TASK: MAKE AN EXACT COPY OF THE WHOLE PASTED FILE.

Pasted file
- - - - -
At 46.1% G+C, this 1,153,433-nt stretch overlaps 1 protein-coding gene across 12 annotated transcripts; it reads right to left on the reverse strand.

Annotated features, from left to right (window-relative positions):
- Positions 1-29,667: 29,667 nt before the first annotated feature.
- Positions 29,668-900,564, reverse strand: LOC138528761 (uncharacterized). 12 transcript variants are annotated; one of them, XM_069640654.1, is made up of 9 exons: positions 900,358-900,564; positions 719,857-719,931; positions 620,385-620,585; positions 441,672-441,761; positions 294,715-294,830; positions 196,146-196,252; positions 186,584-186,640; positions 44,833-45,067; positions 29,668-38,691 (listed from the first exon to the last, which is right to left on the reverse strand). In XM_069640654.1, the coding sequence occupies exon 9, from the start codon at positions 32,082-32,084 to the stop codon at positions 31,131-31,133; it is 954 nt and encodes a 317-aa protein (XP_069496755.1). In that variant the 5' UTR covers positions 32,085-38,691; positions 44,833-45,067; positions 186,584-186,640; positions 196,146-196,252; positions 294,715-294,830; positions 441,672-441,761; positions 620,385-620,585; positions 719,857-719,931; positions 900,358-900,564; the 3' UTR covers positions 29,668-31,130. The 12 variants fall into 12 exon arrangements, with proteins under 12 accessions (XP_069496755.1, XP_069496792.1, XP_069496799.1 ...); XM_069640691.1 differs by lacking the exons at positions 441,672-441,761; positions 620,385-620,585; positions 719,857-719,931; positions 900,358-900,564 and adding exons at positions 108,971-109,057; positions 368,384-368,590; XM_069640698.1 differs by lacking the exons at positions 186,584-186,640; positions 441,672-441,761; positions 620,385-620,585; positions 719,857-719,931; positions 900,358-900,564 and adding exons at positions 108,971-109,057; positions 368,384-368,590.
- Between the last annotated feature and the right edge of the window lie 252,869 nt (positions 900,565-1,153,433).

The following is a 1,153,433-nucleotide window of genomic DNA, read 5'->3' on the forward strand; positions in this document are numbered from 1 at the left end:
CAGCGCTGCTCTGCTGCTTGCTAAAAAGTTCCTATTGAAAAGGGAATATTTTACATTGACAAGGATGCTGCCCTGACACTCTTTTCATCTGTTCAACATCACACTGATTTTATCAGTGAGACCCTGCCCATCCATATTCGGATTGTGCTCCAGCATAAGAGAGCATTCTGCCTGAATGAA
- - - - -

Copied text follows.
At 46.1% G+C, this 1,153,433-nt stretch overlaps 1 protein-coding gene across 12 annotated transcripts; it reads right to left on the reverse strand.

Annotated features, from left to right (window-relative positions):
- Positions 1-29,667: 29,667 nt before the first annotated feature.
- Positions 29,668-900,564, reverse strand: LOC138528761 (uncharacterized). 12 transcript variants are annotated; one of them, XM_069640654.1, is made up of 9 exons: positions 900,358-900,564; positions 719,857-719,931; positions 620,385-620,585; positions 441,672-441,761; positions 294,715-294,830; positions 196,146-196,252; positions 186,584-186,640; positions 44,833-45,067; positions 29,668-38,691 (listed from the first exon to the last, which is right to left on the reverse strand). In XM_069640654.1, the coding sequence occupies exon 9, from the start codon at positions 32,082-32,084 to the stop codon at positions 31,131-31,133; it is 954 nt and encodes a 317-aa protein (XP_069496755.1). In that variant the 5' UTR covers positions 32,085-38,691; positions 44,833-45,067; positions 186,584-186,640; positions 196,146-196,252; positions 294,715-294,830; positions 441,672-441,761; positions 620,385-620,585; positions 719,857-719,931; positions 900,358-900,564; the 3' UTR covers positions 29,668-31,130. The 12 variants fall into 12 exon arrangements, with proteins under 12 accessions (XP_069496755.1, XP_069496792.1, XP_069496799.1 ...); XM_069640691.1 differs by lacking the exons at positions 441,672-441,761; positions 620,385-620,585; positions 719,857-719,931; positions 900,358-900,564 and adding exons at positions 108,971-109,057; positions 368,384-368,590; XM_069640698.1 differs by lacking the exons at positions 186,584-186,640; positions 441,672-441,761; positions 620,385-620,585; positions 719,857-719,931; positions 900,358-900,564 and adding exons at positions 108,971-109,057; positions 368,384-368,590.
- Between the last annotated feature and the right edge of the window lie 252,869 nt (positions 900,565-1,153,433).

The following is a 1,153,433-nucleotide window of genomic DNA, read 5'->3' on the forward strand; positions in this document are numbered from 1 at the left end:
CAGCGCTGCTCTGCTGCTTGCTAAAAAGTTCCTATTGAAAAGGGAATATTTTACATTGACAAGGATGCTGCCCTGACACTCTTTTCATCTGTTCAACATCACACTGATTTTATCAGTGAGACCCTGCCCATCCATATTCGGATTGTGCTCCAGCATAAGAGAGCATTCTGCCTGAATGAA